My Mother Said I Never Should
New Wolsey Theatre
A story of four generations of women, of the same family, and their lives through seven decades, how growing up through the eras of the 20s to the 80s from a woman’s perspective of next generation empowerment and how the mother/daughter relationships develop and mature when the daughters become mothers themselves. On top of life’s usual traumas including working women, a husband leaving, death, free love and drugs, Greenpeace and women wanting it all, this family are keeping a secret: Jackie (generation 3) gave up her daughter, Rosie (generation 4) and asked her mother, Margaret (generation 2) to bring her up as her own daughter. Which means generation 4 thinks generation 3 is her sister, when really is her mother. And the person she thinks is her mother (generation 2) is actually her grandmother. Still with me?
To be honest it did take a while to figure out the characters and how they fitted in with each other due to the story being told through different points in time – and it wasn’t a linear timeline – you needed a flexible mind to keep track. Fortunately, the actors played the same characters at the different ages, using clothing and hair to represent the older or younger version, which made it work and once it clicked for me, it wasn’t a problem.
The actors: generation 1 – Judith Paris; generation 2 – Lisa Burrows; generation 3 – Kathryn Ritchie; and generation 4 – Rebecca Birch, did remarkably well for getting into character for the different ages so quickly, and frequently with the many scenes and flashbacks. It must have been quite a challenging but enjoyable task.
It did tell a story however there was not much depth to it: Four women, all mothers and daughters – this is an instant recipe for high emotions as every woman would be able to empathise with more than one character and this play had the potential for all the woman in the audience to get the tissues out. Unfortunately, I don’t think there were any tears forthcoming.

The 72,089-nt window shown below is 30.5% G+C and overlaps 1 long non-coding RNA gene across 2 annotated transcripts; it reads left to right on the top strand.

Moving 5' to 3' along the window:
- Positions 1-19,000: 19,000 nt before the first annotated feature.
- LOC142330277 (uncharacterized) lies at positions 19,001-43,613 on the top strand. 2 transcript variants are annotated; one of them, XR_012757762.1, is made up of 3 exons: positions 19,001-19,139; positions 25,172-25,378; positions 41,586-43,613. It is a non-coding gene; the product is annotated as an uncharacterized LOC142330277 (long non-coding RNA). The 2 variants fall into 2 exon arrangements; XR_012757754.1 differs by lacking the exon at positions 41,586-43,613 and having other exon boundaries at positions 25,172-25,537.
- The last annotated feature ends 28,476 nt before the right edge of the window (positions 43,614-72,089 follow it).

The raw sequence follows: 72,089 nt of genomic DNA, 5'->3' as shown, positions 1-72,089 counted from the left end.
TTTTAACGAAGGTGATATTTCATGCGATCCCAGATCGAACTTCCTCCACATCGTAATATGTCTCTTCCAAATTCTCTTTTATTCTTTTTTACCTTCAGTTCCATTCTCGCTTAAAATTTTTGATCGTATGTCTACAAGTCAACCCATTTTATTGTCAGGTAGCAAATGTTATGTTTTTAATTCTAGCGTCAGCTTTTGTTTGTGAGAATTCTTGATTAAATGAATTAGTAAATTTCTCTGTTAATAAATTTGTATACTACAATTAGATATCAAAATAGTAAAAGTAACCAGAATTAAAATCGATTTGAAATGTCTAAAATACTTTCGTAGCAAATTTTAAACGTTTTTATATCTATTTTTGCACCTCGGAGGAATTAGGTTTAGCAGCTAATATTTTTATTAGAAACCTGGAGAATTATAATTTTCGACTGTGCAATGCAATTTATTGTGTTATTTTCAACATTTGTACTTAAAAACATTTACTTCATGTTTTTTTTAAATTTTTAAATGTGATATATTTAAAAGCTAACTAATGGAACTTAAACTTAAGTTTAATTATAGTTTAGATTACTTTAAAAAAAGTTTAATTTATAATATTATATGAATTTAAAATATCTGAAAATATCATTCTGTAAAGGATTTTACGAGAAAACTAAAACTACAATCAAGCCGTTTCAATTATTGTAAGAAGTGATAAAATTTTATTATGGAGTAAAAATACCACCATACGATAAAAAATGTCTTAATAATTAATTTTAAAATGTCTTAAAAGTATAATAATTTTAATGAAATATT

There was, however, something missing. The story was interesting, albeit mostly predictable, I can’t fault the actors, the set design was quite creative – although not sure how relevant it was to many of the scenes (but I’ll happily admit that might be me missing the point). The missing element was the level of emotion. There were a lot of scenes, and some switches were quite quick, there was not much love shown between the mothers and daughters, they all had a stifled relationship, there was no closeness there and I’m not sure whether that was intentional. Only Doris (generation 1) had the more loving relationship with Jackie and Rosie, but that was only for a short time when they were girls. There was no warmth to the characters and I wasn’t able to engage or connect with them. The emotional traumas they experienced were glossed over too quickly to move the story along. It only hinted at the issues the characters faced in their lives.
You knew the main part of the story is going to be this secret coming out and how the characters are going to react, tissues at the ready……. but like the other potentially emotional scenes it didn’t move me to tears and wasn’t particularly moving. I was lost when all the girls were playing together.
Only a brave man would watch this play, if he did actually figure out what was going on, it may give a slight insight into what a mother does for her child, however it’s not for the male generations.
There were a couple of minor entertaining moments, however this is a serious drama, it’s not a feel good story.
‘My mother said I never should’…..never should what…?
New Wolsey theatre is always a delight, every seat is comfortable and with a great view. Facilities and staff are spot on.